Art 111- Medieval Art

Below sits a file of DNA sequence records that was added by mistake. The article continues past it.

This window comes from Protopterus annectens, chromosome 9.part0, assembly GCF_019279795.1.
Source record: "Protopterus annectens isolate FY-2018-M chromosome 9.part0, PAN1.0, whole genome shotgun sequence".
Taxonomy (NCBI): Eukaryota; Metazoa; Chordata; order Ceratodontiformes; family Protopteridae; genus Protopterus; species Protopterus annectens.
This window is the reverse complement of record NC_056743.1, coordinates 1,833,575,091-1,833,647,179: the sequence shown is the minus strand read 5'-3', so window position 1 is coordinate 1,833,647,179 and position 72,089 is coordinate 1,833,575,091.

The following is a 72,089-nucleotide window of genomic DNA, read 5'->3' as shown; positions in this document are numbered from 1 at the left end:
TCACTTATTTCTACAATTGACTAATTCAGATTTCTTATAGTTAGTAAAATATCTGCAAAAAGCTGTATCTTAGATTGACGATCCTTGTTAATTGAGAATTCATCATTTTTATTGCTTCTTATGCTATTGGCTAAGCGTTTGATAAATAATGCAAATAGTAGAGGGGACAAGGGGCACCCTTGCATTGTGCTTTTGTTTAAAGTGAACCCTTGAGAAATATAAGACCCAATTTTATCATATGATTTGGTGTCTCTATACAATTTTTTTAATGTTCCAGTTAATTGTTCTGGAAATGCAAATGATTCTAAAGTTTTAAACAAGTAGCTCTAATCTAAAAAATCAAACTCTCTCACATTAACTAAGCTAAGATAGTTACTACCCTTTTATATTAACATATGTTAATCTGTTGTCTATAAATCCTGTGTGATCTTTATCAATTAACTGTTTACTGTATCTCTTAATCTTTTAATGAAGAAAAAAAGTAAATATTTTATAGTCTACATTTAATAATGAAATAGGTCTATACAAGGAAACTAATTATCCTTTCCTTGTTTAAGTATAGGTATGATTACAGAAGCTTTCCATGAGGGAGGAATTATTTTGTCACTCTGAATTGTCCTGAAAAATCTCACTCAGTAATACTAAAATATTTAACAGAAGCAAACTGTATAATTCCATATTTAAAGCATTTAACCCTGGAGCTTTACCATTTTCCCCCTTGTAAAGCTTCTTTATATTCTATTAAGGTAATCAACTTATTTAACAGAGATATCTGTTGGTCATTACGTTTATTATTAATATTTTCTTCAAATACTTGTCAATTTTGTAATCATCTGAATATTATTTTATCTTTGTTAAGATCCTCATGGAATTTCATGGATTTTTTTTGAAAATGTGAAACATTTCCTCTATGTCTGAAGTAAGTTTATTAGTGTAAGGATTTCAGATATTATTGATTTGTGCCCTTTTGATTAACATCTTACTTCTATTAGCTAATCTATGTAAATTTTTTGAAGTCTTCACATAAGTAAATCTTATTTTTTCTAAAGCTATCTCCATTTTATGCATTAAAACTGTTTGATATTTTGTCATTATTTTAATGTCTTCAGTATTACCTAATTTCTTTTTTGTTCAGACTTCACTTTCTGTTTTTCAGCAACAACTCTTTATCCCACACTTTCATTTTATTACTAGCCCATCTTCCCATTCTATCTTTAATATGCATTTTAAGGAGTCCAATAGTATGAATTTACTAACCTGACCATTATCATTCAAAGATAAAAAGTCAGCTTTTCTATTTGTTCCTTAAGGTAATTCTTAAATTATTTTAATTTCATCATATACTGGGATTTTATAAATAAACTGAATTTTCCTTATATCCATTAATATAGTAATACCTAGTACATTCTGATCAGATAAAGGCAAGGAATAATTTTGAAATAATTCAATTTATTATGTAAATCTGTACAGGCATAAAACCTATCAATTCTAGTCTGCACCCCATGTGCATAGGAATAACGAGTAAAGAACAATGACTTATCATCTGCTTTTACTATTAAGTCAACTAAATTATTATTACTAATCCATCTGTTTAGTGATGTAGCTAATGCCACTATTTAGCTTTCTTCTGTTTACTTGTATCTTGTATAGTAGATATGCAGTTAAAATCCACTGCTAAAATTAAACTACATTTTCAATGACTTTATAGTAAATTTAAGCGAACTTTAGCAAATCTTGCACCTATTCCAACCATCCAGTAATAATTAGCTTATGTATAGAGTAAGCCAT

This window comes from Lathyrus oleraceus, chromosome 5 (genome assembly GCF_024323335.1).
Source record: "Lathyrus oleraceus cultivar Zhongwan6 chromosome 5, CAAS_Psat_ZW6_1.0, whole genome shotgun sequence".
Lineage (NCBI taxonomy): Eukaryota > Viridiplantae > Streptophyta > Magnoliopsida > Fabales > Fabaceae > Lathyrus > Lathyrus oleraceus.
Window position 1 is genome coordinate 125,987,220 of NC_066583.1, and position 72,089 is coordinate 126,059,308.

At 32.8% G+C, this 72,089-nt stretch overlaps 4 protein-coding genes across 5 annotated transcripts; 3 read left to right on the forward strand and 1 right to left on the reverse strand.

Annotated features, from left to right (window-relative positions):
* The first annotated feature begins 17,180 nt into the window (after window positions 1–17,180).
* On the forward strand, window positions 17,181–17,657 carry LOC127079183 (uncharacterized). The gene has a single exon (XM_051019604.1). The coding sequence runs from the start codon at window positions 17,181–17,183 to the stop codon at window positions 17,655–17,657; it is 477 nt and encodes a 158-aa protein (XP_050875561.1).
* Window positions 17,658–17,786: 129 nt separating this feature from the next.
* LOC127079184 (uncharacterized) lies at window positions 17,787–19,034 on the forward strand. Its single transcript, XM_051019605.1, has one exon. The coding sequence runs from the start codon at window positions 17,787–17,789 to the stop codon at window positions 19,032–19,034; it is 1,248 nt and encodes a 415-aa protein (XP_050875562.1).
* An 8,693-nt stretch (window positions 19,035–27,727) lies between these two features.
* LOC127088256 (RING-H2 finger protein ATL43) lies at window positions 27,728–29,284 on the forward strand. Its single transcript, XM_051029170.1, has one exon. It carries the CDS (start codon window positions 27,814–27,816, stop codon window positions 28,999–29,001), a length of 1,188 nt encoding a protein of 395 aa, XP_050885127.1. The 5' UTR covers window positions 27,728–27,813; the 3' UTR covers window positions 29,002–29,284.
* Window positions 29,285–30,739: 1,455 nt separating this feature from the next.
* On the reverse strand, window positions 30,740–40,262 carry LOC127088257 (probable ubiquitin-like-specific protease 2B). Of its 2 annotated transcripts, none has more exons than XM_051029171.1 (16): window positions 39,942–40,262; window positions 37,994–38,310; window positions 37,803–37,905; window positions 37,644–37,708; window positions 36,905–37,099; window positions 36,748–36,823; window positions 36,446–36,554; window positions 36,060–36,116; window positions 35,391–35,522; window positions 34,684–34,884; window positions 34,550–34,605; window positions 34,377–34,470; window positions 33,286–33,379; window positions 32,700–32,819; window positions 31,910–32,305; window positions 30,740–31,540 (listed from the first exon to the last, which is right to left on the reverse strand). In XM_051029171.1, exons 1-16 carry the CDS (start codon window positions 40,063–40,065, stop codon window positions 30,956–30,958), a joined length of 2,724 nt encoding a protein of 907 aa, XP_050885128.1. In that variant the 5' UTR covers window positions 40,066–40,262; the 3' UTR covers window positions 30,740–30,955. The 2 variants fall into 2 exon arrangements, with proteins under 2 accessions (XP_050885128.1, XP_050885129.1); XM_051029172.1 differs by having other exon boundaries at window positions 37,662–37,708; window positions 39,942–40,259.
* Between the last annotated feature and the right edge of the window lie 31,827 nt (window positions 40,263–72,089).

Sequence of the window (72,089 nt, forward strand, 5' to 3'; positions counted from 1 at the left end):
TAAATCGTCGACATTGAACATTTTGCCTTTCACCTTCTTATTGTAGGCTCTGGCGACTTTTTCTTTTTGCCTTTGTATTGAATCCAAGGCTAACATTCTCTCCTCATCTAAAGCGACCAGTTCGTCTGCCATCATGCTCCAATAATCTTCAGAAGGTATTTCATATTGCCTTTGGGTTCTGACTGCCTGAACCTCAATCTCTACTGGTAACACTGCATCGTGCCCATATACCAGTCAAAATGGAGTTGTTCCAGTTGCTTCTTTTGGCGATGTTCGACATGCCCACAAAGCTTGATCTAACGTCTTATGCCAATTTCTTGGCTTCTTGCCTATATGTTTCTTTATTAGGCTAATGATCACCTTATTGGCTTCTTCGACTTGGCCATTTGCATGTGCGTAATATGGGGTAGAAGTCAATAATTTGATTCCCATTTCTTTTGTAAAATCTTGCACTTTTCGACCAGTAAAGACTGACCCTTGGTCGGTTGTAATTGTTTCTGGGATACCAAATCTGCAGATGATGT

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<ul><li><p></p></li><li><p>Early Medieval art </p><p> The art of the early Middle Ages took shape as Early Christian art absorbed a new influence: the art of the invaders. </p><p> Many nomadic peoples traveled across the Eurasian grasslands, which extend from northwest China to central Europe. </p><p> Their migration occurred over a long period that began in the 2nd millennium BC and lasted well into the Middle Ages.</p><p> These barbarians were considered a constant threat and Hadrians Wall + Great Wall of China were both built to keep them out. </p><p> The meeting of decorative nomadic style with Christianity can be seen most clearly in the illustrated holy books created in Ireland. </p></li><li><p>The Irish</p><p> The Irish had never been part of the Roman Empire, and in the 5th century they were Christianized without first becoming Romanized. </p><p> During the chaotic centuries that followed the fall of Rome, Irish monasteries became the major centers of learning and the arts in Europe</p><p> and they produced numerous hand-lettered copies of religious manuscripts. </p></li><li><p>Book of KellsIrelandlate 8th CenturyInks + Pigments on Vellum</p><p> The initial letters in these manuscripts were increasingly embellished over time, moving first into the margin and then onto a separate page. </p><p> The initial page is known as the Chi-Rho monogram because it is composed of the first two letters of Christ in Greek (XP) and is used to represent Christ or Christianity.</p><p> Except for XP and two Latin words beginning the story of Christs birth, most of the page is filled with a rich complexity of spirals and tiny interlacings. </p></li><li><p>If we look closely at the knots and scrolls we see angels to the left of the X, a mans head in the P, and cats and mice at the base. </p></li><li><p>THE MIDDLE AGES (EUROPE) 400-1400 </p><p>AD</p><p>The main purpose for drawing was to produce art </p><p>mainly to glorify God and to teach religion.</p><p>Painting and drawing merged in the illustration of </p><p>Bibles and prayer books produced by monks, called </p><p>Illuminated Manuscripts</p><p>These beautifully decorated manuscripts were hand-</p><p>lettered on vellum (calfskin), or later, on paper. </p></li><li><p>Medieval Period410-1400</p><p> Christianity became the state church of the Roman Empire with the Edict of Thessalonica in 380 CE, when Emperor Theodosius I made it the Empire's sole authorized religion</p><p> The medieval art of the Western world covers a vast scope of time and place, over 1000 years of art in Europe, and at times the Middle East and North Africa.</p><p> Medieval life was consumed by superstition, unsanitary conditions and an extreme form of Christianity. </p><p> Medieval art in Europe grew out of the artistic heritage of the Roman Empire and the iconographic traditions of the early Christian church</p></li><li><p>Christianity </p><p> The rise and power of the Christian church consumed all of Medieval Western life. </p><p> Daily life was under the eye of the God and the teachings of the Church</p><p> What do the teachings of the Church tell us about the views of the body? </p><p> 1 Corinthians 6:19</p><p> Or do you not know that your body is a temple of the Holy Spirit within you, whom you have from God? You are not your own</p><p> Proverbs 31:30</p><p> Charm is deceitful, and beauty is vain, but a woman who fears the Lord is to be praised </p></li><li><p>Medieval and the Body</p><p>Medical knowledge in the Middle Ages must have appeared to have stood still. </p><p>In Britain, as an example, most things linked to the Romans was destroyed villas were covered up as the Ancient Britons believed that they contained ghosts and evil spirits</p><p>medicine became steeped in superstition and the Roman Catholic Church effectively dominated what direction the medical world took. </p><p>Any views different from the established Roman Catholic Church view could veer towards heresy with the punishments that entailed. </p></li><li><p>Medieval and the Body</p><p>Therefore, when the Roman Catholic Church stated that illnesses were punishments from God and that those who were ill were so because they were sinners, few argued otherwise.</p><p>As a result, very little was known about the body and how it functioned. Little was known about diseases and many medical schools were closed. </p><p>In many parts of the medieval Europe, operations and dissection were illegal. </p></li><li><p> The Middle Ages saw a decrease in </p><p>prosperity, stability and population in </p><p>the first centuries of the periodto </p><p>about 800 AD</p><p> massive setback of the Black Death </p><p>around 1350, which is estimated to </p><p>have killed at least a third of the </p><p>overall population in Europe</p><p> Claimed about 75 million lives. </p><p> When facing death, medieval looked </p><p>to the Church, just as they did to </p><p>medics, for rituals of comfort.</p><p> Healing was an alluring promise of </p><p>many saints venerated during the </p><p>plague epidemics. </p><p> As a result, saints became part of the </p><p>iconography of the plague.</p></li><li><p>ARTIST UNKNOWNADAM AND EVEFROM THE ESCORIAL BEATUS, 950In the Middle Ages, there was very little interest in the human body, which was seen as only a temporary vessel for the soul.</p><p>The body was seen as sinful, the cause of temptation.</p><p>In the Old Testament, Adam and Eve eat the apple from the tree of knowledge, realize their nakedness, and cover themselves.</p><p>Due to the nudity in this important story, Christians associated nudity with sin and the fall of humankind. </p><p>Medieval images of naked bodies do not reflect close observation from real life or an understanding of the inner workings of bodies.</p></li><li><p>Characteristics </p><p> Vivid use of color</p><p> Lack of perspective/ space</p><p> Lack of accurate scale and proportion</p><p> Most works created for the church </p><p> Thus most works are religious (mostly saints and the Holy Family)</p><p> Human bodies are thus subjected to Catholic ideologies</p><p> Medieval paintings were also called illuminations since there were no portrait paintings during this time. </p><p> The term illumination was inspired by the gleaming effect of a gold leaf, which was often applied to the pages of the manuscript together with ink and paint***</p></li><li><p>MEDIEVAL </p><p>Unlike paganism, Christianity required no images of naked divinities, and new attitudes cast doubt and opprobrium on nude athletics, public bathing, and the very value of the human body. </p><p>The early Christian emphasis on chastity and celibacy further discounted depictions of nakedness.</p><p>In this climate, there was little motive to study the nude, and unclothed figures are thus rare in medieval art.</p></li><li><p>The head was the chief symbolic part of the body for Western culture </p><p>in the Middle Ages</p><p>Since antiquity it signified not only the intellect, the center of </p><p>power, but was also regarded as the seat of the soul.</p><p>The face is not only central to identity, but is also the primary </p><p>vehicle for human expression, emotion, and character.</p><p>Depiction of the head becomes a true test of the quality of the </p><p>artist and a telling indicator of style. </p><p>Thus, the head becomes the only true sense of reality in the Medieval </p><p>period. </p><p>Head of King DavidDate: ca. 1145Paris, France. </p><p>The Head in the Middle Ages</p></li><li><p>ARENA CHAPELPADUA, ITALY1305</p></li><li><p>GiottoLamentation of ChristArena ChapelPadua, Italy1305</p><p>Giotto and his team covered all the internal surfaces of chapel with frescos, including the walls and the ceiling. </p><p>The largest element is extensive cycles showing the Life of Christ and the Life of the Virgin</p><p>Lamentation= After Jesus was crucified, his body was removed from the cross and his friends mourned over his body</p><p>Space + foreground and background. </p><p>Elongated body</p><p>Emotion is back!</p></li><li><p>ROMANESQUE 1050-1200</p><p>The stylistic term Romanesque was first used to designate European Christian architecture of the 11th &amp; 12th centuries </p><p>They revived Roman principles of stone constructions- especially- the round arch + the barrel vault. </p><p>This term is now applied to all medieval art of Western Europe during that period</p></li><li><p>ROMANESQUE ARCHITECTURE</p><p>The arrival of the style coincided with a great increase in church-building, and in the size of cathedrals and larger churches</p><p>Romanesque architecture is dominated by: </p><p>Stone structures (like the Romans)</p><p>thick walls</p><p>massive structures</p><p>vaulted roofs </p><p> round-headed windows and arches</p></li><li><p>ROMANESQUE ARCHITECTURE </p><p>Religious pilgrimages brought large groups of Christians to remote places, creating the need for larger churches. </p><p>Made liberal use of round arches &amp; vaults- creating a feeling of solid stability</p><p>Stone vaults gradually replaced wooden ceilings giving the structures a close resemblance to Roman interiors. </p><p>Consistent throughout the architecture is a common feeling of security provided by massive, fortress-like walls. </p></li><li><p>ABBEY CHURCH OF SAINTE-FOY</p><p>CONQUES, FRANCE1050-1130</p><p> As a Romanesque church, it has </p><p>a barrel-vaulted nave lined with </p><p>arches on the interior.</p><p> The main feature of these </p><p>churches was the cruciform </p><p>plan.</p></li><li><p>AMBULATORY + PILGRAMEGE </p></li><li><p>WHY DID PEOPLE IN THE MIDDLE AGES TAKE PILGRIMAGES? </p><p> For the medieval pilgrim, life was a spiritual journey. </p><p> There are many reasons, but visiting a holy site meant being closer to God. And if </p><p>you were closer to God in this life, you would also be closer to God in the next.</p></li><li><p>PILGRIMS + AMBULATORY </p><p>The main feature of these churches was the cruciform plan.</p><p>Not only did this plan take the symbolic form of the cross but it also helped control the crowds of pilgrims.</p><p>In most cases, pilgrims could enter the western portal and then circulate around the church towards the apse at the eastern end. </p><p>The apse usually contained smaller chapels, known as radiating chapels, where pilgrims could visit saints shrines, especially the sanctuary of Saint Foy. </p><p>They could then circulate around the ambulatory and out the transept, or crossing. </p><p>This design helped to regulate the flow of traffic throughout the church </p></li><li><p>THE RELIQUARY</p><p>Reliquary statue of Sainte-Foy (Saint Faith), late 10th to early 11th century </p><p>Pilgrims arriving in Conques had one thing on their mind: the reliquary of Saint Foy. This reliquary, or container holding the remains of a saint or holy person, was one of the most famous in all of Europe</p><p>The reliquary at Conques held the remains of Saint Foy, a young Christian convert living in Roman-occupied France during the second century. At the age of twelve, she was condemned to die for her refusal to sacrifice to pagan gods, she is therefore revered as a martyr, as someone who dies for their faith. Saint Foy was a very popular saint in Southern France and her relic was extremely important to the church</p></li><li><p>The gold and gem encrusted statue would been quite a sight for the pilgrims.</p><p>Over time, travelers paid homage to Saint Foy by donating gemstones for the reliquary so that her dress is covered with agates, amethysts, crystals, carnelians, emeralds, garnets, hematite, jade, onyx, opals, pearls, rubies, sapphires, topazes, antique cameos and intaglios.</p><p>Her face, which stares boldly at the viewer, is thought to have originally been the head of a Roman statue of a child. </p><p>The reuse of older materials in new forms of art is known as spolia. </p><p>Using spolia was not only practical but it made the object more important by associating it with the past riches of the Roman Empire.</p></li><li><p>Tympanum: the </p><p>surface enclosed by </p><p>the arch and lintel of </p><p>an arched doorway, </p><p>frequently carved </p><p>with relief sculptures</p></li><li><p>ROMANESQUE +LAST </p><p>JUDGEMENTThe Last Judgement was a prevalent theme in Romanesque art. </p><p>the artwork was designed to teach the masses about Christian ethics with dramatic scenes of heaven and hell.</p><p>This scene would have served as a reminder to those entering the Church about the joys of heaven and torments of hell.</p></li><li><p>Saint lazare of AutunAutun, France1120-1146</p><p> a Roman Catholic cathedral, and a national monument of France.</p><p> Famous for its Romanesque sculptures by Gislebertus it is a highlight in Romanesque art</p><p> The sculptures created by Gislebertus successfully integrate biblical iconography relating to the new and old testament's with ease and amazing artistic ability. </p><p> The size and quality of the tympanum of the Last Judgment, and the lintel of the Temptation of Eve are impressive and exquisitely detailed pieces of art</p></li><li><p>Interior</p><p>Latin-Crossfloor plan</p></li><li><p>Last Judgment Tympanum, Cathedral of St. Lazare, Autun </p></li><li><p>The Last Judgement. Tympanum Autun Cathedral by Gislebertus 1130</p></li><li><p>SCULPTURAL RELIEFSRomanesque churches feature imaginative stone carvings that are integral part of the architecture. </p><p>Subjects + models came from miniature paintings in illuminated texts + added level of naturalism.</p><p>In addition to stylized and at times nave figures from biblical stories, relief carvings included strange beasts and decorative plant forms. </p><p>The largest and most elaborate figures were placed over the central doorway of churches.</p><p>Such figures were the first large sculpture since Roman times. </p></li><li><p>THE TEMPTATION OF EVE</p><p> Of the main figures that adorned </p><p>this entrance, only Eve has </p><p>survived.</p><p> Eve is considered one of the </p><p>greatest art works in the Western </p><p>tradition. </p><p> It is the first large scale nude </p><p>sculpture produced since Roman </p><p>times. </p></li><li><p>THE TEMPTATION OF EVE </p></li><li><p>GISLEBERTUS DREAM OF THE MAGI, 1120-30 CATHEDRAL OF SAINT-LAZARE, AUTUN</p></li><li><p>Gislebertus</p></li><li><p>THE BAYEUX TAPESTRY1070S ENGLAND</p><p> is an embroidered cloth nearly 70 metres (230 ft) long and 50 centimetres (20 in) tall, which depictsthe events leading up to the Norman conquest of England by William, Duke of Normandy. </p><p> Conquered is Harold, Earl of Wessex known as the Battle of Hastings (1066).</p><p> The tapestry consists of some fifty scenes with Latin , embroidered on linen with colored woolen yarns.</p><p> It is likely that it was commissioned by Bishop Odo, William's half-brother, and made in Englandnot Bayeuxin the 1070s</p><p>,_Earl_of_Kent</p></li></ul>